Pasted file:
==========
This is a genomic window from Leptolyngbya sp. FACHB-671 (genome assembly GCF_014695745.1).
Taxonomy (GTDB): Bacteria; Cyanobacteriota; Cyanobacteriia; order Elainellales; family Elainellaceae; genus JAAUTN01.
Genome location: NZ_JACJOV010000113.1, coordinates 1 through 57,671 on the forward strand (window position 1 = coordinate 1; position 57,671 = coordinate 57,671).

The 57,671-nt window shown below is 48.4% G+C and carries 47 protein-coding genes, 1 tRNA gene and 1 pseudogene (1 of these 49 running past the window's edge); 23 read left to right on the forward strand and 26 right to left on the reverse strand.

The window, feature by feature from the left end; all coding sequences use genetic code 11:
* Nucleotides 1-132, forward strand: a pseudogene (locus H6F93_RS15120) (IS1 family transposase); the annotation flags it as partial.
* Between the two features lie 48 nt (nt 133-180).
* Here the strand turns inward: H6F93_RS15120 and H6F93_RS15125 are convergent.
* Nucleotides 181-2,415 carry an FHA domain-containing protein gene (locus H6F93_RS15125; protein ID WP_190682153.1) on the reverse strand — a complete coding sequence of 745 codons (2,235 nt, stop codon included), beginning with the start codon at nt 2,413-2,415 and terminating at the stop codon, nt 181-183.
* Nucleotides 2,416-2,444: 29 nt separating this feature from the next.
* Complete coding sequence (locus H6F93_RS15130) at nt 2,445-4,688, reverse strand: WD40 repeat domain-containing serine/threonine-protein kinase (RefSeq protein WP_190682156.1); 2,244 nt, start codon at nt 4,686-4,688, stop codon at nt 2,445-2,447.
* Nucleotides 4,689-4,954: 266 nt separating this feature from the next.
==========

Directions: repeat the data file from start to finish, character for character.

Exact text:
This is a genomic window from Leptolyngbya sp. FACHB-671 (genome assembly GCF_014695745.1).
Taxonomy (GTDB): Bacteria; Cyanobacteriota; Cyanobacteriia; order Elainellales; family Elainellaceae; genus JAAUTN01.
Genome location: NZ_JACJOV010000113.1, coordinates 1 through 57,671 on the forward strand (window position 1 = coordinate 1; position 57,671 = coordinate 57,671).

The 57,671-nt window shown below is 48.4% G+C and carries 47 protein-coding genes, 1 tRNA gene and 1 pseudogene (1 of these 49 running past the window's edge); 23 read left to right on the forward strand and 26 right to left on the reverse strand.

The window, feature by feature from the left end; all coding sequences use genetic code 11:
* Nucleotides 1-132, forward strand: a pseudogene (locus H6F93_RS15120) (IS1 family transposase); the annotation flags it as partial.
* Between the two features lie 48 nt (nt 133-180).
* Here the strand turns inward: H6F93_RS15120 and H6F93_RS15125 are convergent.
* Nucleotides 181-2,415 carry an FHA domain-containing protein gene (locus H6F93_RS15125; protein ID WP_190682153.1) on the reverse strand — a complete coding sequence of 745 codons (2,235 nt, stop codon included), beginning with the start codon at nt 2,413-2,415 and terminating at the stop codon, nt 181-183.
* Nucleotides 2,416-2,444: 29 nt separating this feature from the next.
* Complete coding sequence (locus H6F93_RS15130) at nt 2,445-4,688, reverse strand: WD40 repeat domain-containing serine/threonine-protein kinase (RefSeq protein WP_190682156.1); 2,244 nt, start codon at nt 4,686-4,688, stop codon at nt 2,445-2,447.
* Nucleotides 4,689-4,954: 266 nt separating this feature from the next.